Parishioners thank Pope Francis for hearing them and helping them release their trauma

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As part of his tour of forgiveness and reconciliation, Pope Francis visited the Church of the Sacred Heart of the First Peoples. This church was declared a national parish of the First Nations, Inuit, and Métis people in 1991.

Two parishioners shared their testimonies with the Pope. They explained the parish's work in serving the needy and their journey in overcoming the horrors of the residential schools.

We are an indigenous Catholic parish.  

We thank you Holy Father for hearing our voices. Your presence today gives us the opportunity to confront, to understand, to release and to transcend our trauma.  

During the ceremony, an indigenous group sang the hymn How Great Thou Art in both English and Cree to welcome Pope Francis to the parish.

In his message, Pope Francis touched on the theme of reconciliation and emphasized that the Church is place full of diversity. 

This place is a house for all, open and inclusive, just as the Church should be, for it is the family of the children of God, where hospitality and welcome, typical values of the indigenous culture, are essential. A home where everyone should feel welcome, regardless of past experiences and personal life stories.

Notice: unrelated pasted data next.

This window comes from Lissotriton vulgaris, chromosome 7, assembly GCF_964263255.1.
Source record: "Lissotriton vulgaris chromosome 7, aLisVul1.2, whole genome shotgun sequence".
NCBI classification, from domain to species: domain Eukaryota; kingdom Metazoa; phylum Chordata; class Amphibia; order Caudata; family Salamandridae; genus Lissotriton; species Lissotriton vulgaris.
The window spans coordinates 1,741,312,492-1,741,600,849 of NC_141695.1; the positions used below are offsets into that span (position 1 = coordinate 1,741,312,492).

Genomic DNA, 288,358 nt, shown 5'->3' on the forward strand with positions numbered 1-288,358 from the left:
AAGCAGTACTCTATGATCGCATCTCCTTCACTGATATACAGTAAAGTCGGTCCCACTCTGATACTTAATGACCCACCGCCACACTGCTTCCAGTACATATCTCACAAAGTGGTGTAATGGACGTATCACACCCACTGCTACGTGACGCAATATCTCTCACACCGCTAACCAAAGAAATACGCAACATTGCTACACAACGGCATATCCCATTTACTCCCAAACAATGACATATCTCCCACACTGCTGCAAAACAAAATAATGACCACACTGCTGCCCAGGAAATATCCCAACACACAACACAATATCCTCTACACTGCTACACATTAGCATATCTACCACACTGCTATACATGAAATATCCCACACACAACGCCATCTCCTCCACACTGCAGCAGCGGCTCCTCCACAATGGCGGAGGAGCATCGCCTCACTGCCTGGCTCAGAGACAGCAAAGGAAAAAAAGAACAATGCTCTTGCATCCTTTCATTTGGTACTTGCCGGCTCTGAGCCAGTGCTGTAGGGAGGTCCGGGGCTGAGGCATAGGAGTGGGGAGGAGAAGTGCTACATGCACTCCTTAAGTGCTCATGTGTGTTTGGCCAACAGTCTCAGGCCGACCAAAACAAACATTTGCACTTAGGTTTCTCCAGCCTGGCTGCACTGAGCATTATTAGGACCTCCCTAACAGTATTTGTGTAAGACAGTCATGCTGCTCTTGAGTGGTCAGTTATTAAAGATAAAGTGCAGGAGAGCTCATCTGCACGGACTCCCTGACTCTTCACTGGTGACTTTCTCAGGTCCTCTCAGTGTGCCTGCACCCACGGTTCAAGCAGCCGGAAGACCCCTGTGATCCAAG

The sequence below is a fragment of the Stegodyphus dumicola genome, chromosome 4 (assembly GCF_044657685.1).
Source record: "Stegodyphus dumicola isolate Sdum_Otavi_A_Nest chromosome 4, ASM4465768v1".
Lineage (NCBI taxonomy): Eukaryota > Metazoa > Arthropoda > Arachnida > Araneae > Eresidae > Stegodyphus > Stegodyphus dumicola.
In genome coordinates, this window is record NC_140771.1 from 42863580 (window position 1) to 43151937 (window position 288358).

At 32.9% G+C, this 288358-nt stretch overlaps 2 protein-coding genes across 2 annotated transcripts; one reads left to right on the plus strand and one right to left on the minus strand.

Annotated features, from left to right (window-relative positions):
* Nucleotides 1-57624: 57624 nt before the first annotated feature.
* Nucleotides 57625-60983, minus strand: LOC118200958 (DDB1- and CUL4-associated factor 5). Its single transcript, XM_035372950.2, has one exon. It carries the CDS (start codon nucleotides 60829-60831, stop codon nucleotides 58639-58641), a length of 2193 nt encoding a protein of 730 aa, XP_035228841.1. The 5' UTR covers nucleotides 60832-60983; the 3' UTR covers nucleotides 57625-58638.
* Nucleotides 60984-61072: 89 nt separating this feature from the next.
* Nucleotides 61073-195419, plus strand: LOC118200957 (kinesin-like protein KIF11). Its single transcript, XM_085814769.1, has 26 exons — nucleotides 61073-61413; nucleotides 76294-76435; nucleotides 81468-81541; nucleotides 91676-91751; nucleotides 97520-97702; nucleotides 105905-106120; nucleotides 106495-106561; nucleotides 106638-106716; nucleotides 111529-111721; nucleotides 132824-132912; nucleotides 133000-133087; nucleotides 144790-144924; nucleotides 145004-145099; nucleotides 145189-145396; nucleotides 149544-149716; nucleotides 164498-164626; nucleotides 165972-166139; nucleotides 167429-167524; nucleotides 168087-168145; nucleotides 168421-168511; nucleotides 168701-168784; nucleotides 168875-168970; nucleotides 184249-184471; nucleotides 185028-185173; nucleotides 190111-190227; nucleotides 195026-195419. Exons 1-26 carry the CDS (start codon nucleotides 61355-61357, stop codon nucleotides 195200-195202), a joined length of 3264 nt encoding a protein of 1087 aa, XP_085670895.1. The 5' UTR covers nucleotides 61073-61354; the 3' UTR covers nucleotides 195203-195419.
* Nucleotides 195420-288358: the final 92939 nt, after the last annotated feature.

He also warned against proselytism as a form of evangelization.

He does not sustain with his Spirit those who dominate others, who confuse the Gospel of our reconciliation with proselytism. One cannot proclaim God in a way contrary to God himself. And yet, how many times has this happened in history!    

 Young people of the parish presented Pope Francis with pieces of their art showing images of the earth, animals, and nature, important symbols in indigenous culture.

Before leaving the Church, the Pope greeted and blessed the elderly in wheelchairs. He blessed a statue of St. Kateri Tekakwitha, the first indigenous woman of North America to be declared a saint—a symbol of the beauty of the Catholic faith intertwined in the indigenous culture.

Pope Francis left the Church in a wheelchair, but took the time to greet people in the streets before getting into the car.


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